• Curate content. Share other thought leaders’ articles on social media, or mention them in your writing. Readers will appreciate that you referred them, and those other writers might recognize you as a fellow thought leader. Go the extra mile and include comments about the article, furthering the dialogue about whatever issue is at hand. 

  • Engage with others. Picture yourself at a cocktail party. You don’t want to be that person who's always talking him- or herself, dominating one-way conversations. Embrace dialogue, even if that means responding to conflicting viewpoints.

  • Address customer concerns. Develop content geared to answering customers’ questions and share it with them. Anticipate any future concerns and make an effort to let the community know that you're listening.

  • Maintain your social media presence. Having a professional social media presence across multiple platforms increases your accessibility. Each social network could have its own blog post about it, but make sure you have access and are consistently posting on the three most popular: Twitter, Facebook and LinkedIn.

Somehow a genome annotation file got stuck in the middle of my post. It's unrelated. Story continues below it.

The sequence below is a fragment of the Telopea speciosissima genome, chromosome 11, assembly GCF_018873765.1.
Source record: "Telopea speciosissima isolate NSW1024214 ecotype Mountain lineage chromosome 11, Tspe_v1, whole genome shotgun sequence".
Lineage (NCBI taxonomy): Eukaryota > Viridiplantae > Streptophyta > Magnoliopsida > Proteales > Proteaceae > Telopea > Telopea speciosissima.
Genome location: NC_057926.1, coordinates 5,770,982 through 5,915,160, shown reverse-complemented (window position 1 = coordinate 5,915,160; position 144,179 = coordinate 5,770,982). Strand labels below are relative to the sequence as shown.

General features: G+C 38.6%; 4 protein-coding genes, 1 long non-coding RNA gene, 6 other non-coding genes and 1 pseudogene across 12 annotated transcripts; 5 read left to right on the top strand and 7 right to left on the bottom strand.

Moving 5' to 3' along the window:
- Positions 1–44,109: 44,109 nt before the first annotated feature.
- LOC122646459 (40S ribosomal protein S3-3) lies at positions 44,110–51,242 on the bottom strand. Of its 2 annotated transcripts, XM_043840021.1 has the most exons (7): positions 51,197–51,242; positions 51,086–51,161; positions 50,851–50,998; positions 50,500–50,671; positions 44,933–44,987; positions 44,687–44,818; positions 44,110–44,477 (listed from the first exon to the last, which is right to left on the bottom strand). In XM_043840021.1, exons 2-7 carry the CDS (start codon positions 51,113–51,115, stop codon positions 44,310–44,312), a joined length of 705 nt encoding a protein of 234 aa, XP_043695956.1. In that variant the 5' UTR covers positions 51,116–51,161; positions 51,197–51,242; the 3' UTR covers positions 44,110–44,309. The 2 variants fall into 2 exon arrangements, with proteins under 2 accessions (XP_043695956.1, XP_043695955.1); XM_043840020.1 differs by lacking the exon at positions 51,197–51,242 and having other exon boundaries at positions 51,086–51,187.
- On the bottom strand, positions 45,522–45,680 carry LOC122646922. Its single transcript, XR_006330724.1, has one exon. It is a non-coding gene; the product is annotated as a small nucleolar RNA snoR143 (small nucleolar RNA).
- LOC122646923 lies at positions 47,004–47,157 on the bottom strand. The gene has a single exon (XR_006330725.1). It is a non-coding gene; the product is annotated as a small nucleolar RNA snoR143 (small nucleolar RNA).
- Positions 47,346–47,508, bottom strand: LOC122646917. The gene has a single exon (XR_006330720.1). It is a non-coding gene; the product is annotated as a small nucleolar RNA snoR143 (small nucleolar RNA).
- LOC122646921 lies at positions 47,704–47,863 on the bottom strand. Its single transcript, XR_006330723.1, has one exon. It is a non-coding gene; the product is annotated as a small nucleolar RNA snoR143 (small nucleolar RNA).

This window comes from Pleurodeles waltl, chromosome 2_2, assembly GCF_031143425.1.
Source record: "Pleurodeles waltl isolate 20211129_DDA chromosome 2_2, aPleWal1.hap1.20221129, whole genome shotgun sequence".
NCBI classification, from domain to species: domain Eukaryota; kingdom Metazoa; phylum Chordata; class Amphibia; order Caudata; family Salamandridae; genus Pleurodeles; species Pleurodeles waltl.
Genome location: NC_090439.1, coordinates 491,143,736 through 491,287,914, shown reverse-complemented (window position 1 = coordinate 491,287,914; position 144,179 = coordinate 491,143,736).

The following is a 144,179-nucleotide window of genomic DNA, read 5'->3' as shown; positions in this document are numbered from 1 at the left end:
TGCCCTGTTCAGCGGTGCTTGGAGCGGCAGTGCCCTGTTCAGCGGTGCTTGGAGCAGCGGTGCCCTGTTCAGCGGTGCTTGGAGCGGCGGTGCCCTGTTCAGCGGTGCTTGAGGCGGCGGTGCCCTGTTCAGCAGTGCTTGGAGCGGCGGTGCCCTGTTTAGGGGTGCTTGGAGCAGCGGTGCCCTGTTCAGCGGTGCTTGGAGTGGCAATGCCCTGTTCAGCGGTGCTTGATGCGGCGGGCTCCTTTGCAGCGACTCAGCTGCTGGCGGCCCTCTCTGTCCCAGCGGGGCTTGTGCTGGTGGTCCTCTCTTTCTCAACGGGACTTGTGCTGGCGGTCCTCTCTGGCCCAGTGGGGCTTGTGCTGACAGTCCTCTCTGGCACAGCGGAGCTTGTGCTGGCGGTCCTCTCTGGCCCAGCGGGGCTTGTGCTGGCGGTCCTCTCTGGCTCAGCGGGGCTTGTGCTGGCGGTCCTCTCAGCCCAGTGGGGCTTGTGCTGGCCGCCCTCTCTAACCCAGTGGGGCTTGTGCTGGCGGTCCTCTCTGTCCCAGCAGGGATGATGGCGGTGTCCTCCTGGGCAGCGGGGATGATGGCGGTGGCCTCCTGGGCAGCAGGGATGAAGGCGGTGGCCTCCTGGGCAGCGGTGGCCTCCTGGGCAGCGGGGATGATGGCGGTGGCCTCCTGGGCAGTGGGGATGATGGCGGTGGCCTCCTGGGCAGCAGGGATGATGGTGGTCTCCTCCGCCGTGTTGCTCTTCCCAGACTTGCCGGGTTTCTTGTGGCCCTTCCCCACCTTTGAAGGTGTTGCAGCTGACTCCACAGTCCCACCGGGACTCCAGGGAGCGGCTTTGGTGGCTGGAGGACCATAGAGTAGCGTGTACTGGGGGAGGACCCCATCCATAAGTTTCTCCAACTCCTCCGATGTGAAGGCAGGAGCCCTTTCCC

• Be consistent. Update your content consistently, and make it clear that you’re here for the long haul, not because you want to encapsulate the buzzword "thought leadership," but because you’re passionate about the industry and about providing value to others.

  • Challenge others. Adding to conversations in your industry is all well and good, but you need to express your own opinions and challenge others as well. Present alternative ideas, and prove that they actually make sense. Stick to your values regardless of people challenging you back. 

  • Meet and greet. Go to conferences and seek to speak or meet new people. Get on TV (or make your own podcast), or feature as a guest speaker at an event. Thought leadership isn't all about promoting yourself, but it's an important factor.

Now, I don't want everyone to think I'm presenting a clear-cut formula for becoming the next thought leader. It's more hard work than anything, and you can do all of the above and still not be recognized as a thought leader. 

But that doesn't matter, because thought leadership is not only about being the next guru. It’s about leading the conversation and challenging others to think about trends or issues in your industry. It's a long-term commitment to providing real value and education to your consumers and larger audiences. If you're passionate enough about your industry, you won't be thinking about only becoming a thought leader. You'll want to present your ideas, engage with others, and educate the people around you. Thought leadership then comes when you least expect it. 

It's tough, and only truly innovative people are seen as thought leaders in their industry. But eventually, the more recognition you get, the more people will want to learn from you. The future of thought leadership should be, as always, changing how people think about a concept and challenging others across a variety of platforms.

How would you define thought leadership?